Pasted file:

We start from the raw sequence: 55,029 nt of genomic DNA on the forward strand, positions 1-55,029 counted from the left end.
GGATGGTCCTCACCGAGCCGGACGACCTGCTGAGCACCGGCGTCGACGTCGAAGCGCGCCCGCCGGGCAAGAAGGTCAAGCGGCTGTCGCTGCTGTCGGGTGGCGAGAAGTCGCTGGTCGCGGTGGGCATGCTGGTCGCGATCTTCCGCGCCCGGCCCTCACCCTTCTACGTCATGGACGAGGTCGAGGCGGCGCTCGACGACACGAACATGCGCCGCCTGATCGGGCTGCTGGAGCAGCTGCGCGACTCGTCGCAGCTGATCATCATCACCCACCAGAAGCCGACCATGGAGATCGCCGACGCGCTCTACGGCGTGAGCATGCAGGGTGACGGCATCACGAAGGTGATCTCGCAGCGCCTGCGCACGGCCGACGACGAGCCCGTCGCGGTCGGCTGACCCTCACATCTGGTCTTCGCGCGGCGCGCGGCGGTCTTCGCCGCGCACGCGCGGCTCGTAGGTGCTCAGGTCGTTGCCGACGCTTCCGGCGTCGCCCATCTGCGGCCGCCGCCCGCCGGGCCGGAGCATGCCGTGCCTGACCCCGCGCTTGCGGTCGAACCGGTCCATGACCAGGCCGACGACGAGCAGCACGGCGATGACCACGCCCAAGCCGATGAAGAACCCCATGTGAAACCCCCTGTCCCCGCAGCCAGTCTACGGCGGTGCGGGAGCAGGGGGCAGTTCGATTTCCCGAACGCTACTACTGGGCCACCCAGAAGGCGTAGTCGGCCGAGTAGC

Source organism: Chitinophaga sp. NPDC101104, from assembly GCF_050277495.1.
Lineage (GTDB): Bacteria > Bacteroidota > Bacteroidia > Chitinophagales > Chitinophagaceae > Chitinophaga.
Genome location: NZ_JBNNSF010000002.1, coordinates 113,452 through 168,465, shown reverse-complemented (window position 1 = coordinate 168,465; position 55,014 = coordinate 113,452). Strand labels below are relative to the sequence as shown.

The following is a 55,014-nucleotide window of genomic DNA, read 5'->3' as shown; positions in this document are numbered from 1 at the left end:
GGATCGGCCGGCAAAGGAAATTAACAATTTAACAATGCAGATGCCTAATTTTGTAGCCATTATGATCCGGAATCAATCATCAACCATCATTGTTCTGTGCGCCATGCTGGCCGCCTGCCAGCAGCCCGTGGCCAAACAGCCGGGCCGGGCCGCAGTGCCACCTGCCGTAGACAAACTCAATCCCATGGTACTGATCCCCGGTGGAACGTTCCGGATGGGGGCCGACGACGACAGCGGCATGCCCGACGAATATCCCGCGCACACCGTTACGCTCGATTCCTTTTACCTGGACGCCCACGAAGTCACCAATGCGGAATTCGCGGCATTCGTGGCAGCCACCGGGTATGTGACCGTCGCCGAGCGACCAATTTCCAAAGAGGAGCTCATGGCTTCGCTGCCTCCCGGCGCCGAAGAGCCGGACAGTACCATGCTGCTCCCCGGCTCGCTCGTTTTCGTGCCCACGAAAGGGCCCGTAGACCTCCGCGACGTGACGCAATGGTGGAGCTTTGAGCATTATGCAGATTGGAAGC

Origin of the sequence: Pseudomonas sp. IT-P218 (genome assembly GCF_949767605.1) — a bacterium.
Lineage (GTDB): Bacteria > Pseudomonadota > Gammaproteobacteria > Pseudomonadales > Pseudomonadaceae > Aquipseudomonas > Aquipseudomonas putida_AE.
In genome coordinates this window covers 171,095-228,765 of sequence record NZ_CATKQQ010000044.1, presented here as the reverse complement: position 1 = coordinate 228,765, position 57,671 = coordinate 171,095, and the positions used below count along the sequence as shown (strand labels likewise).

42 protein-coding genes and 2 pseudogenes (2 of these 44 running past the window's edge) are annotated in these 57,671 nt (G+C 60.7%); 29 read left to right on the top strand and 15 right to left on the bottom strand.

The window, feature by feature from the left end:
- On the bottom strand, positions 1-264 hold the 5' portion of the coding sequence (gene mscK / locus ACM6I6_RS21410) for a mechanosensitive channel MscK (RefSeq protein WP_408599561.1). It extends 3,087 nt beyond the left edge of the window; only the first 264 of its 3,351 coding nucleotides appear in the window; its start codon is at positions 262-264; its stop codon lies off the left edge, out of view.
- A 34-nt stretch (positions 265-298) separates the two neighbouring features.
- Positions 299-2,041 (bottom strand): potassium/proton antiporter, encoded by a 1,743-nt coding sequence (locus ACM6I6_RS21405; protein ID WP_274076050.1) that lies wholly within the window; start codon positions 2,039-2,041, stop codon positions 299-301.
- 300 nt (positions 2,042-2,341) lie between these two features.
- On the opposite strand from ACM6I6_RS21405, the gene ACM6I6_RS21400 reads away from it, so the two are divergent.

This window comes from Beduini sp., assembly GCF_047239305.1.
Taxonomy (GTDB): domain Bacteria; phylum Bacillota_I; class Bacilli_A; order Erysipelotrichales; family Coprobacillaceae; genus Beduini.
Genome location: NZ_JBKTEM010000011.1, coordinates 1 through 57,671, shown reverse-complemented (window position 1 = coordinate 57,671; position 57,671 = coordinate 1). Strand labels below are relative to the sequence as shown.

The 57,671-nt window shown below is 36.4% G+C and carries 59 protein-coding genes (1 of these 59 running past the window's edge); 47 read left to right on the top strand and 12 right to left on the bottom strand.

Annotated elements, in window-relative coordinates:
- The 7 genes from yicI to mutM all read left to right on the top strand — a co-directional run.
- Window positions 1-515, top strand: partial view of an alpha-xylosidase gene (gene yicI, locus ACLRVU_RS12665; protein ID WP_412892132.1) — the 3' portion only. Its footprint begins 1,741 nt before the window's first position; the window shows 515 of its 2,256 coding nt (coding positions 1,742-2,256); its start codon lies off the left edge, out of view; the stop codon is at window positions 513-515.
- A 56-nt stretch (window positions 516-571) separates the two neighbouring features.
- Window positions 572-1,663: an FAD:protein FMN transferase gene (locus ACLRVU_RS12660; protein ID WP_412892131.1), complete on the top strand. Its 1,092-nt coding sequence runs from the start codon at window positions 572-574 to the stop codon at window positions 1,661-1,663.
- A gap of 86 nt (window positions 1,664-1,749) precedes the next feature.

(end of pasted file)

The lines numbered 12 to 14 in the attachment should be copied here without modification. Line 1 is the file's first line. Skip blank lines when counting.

The window, feature by feature from the left end:
- On the bottom strand, positions 1-264 hold the 5' portion of the coding sequence (gene mscK / locus ACM6I6_RS21410) for a mechanosensitive channel MscK (RefSeq protein WP_408599561.1). It extends 3,087 nt beyond the left edge of the window; only the first 264 of its 3,351 coding nucleotides appear in the window; its start codon is at positions 262-264; its stop codon lies off the left edge, out of view.
- A 34-nt stretch (positions 265-298) separates the two neighbouring features.